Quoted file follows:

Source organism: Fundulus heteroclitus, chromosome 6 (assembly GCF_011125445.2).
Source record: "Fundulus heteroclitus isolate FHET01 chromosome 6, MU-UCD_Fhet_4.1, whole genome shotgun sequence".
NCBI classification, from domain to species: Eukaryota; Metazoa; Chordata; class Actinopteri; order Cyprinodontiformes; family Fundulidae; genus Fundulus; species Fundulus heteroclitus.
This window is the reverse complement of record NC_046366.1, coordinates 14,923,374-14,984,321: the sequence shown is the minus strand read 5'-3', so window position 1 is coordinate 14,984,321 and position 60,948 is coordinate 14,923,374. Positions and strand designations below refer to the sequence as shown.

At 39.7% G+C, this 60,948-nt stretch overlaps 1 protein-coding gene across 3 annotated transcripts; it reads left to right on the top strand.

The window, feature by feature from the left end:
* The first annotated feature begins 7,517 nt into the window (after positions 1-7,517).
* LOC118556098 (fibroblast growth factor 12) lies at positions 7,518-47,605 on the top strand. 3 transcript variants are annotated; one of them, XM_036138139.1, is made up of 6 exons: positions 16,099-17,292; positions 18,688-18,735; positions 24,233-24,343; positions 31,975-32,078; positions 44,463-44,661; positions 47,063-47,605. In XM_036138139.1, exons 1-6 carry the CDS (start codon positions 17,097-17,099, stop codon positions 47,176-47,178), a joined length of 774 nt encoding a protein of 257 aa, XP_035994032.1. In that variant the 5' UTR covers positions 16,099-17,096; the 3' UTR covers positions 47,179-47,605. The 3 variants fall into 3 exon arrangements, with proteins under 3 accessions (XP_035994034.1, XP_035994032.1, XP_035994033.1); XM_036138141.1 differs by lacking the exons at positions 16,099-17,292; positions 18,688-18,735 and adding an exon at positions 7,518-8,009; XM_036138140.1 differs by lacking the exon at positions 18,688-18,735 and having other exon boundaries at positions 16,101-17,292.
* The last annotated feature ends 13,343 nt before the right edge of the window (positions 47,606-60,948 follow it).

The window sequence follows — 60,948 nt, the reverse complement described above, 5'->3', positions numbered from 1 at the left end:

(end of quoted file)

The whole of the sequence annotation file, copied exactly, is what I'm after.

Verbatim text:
Source organism: Fundulus heteroclitus, chromosome 6 (assembly GCF_011125445.2).
Source record: "Fundulus heteroclitus isolate FHET01 chromosome 6, MU-UCD_Fhet_4.1, whole genome shotgun sequence".
NCBI classification, from domain to species: Eukaryota; Metazoa; Chordata; class Actinopteri; order Cyprinodontiformes; family Fundulidae; genus Fundulus; species Fundulus heteroclitus.
This window is the reverse complement of record NC_046366.1, coordinates 14,923,374-14,984,321: the sequence shown is the minus strand read 5'-3', so window position 1 is coordinate 14,984,321 and position 60,948 is coordinate 14,923,374. Positions and strand designations below refer to the sequence as shown.

At 39.7% G+C, this 60,948-nt stretch overlaps 1 protein-coding gene across 3 annotated transcripts; it reads left to right on the top strand.

The window, feature by feature from the left end:
* The first annotated feature begins 7,517 nt into the window (after positions 1-7,517).
* LOC118556098 (fibroblast growth factor 12) lies at positions 7,518-47,605 on the top strand. 3 transcript variants are annotated; one of them, XM_036138139.1, is made up of 6 exons: positions 16,099-17,292; positions 18,688-18,735; positions 24,233-24,343; positions 31,975-32,078; positions 44,463-44,661; positions 47,063-47,605. In XM_036138139.1, exons 1-6 carry the CDS (start codon positions 17,097-17,099, stop codon positions 47,176-47,178), a joined length of 774 nt encoding a protein of 257 aa, XP_035994032.1. In that variant the 5' UTR covers positions 16,099-17,096; the 3' UTR covers positions 47,179-47,605. The 3 variants fall into 3 exon arrangements, with proteins under 3 accessions (XP_035994034.1, XP_035994032.1, XP_035994033.1); XM_036138141.1 differs by lacking the exons at positions 16,099-17,292; positions 18,688-18,735 and adding an exon at positions 7,518-8,009; XM_036138140.1 differs by lacking the exon at positions 18,688-18,735 and having other exon boundaries at positions 16,101-17,292.
* The last annotated feature ends 13,343 nt before the right edge of the window (positions 47,606-60,948 follow it).

The window sequence follows — 60,948 nt, the reverse complement described above, 5'->3', positions numbered from 1 at the left end: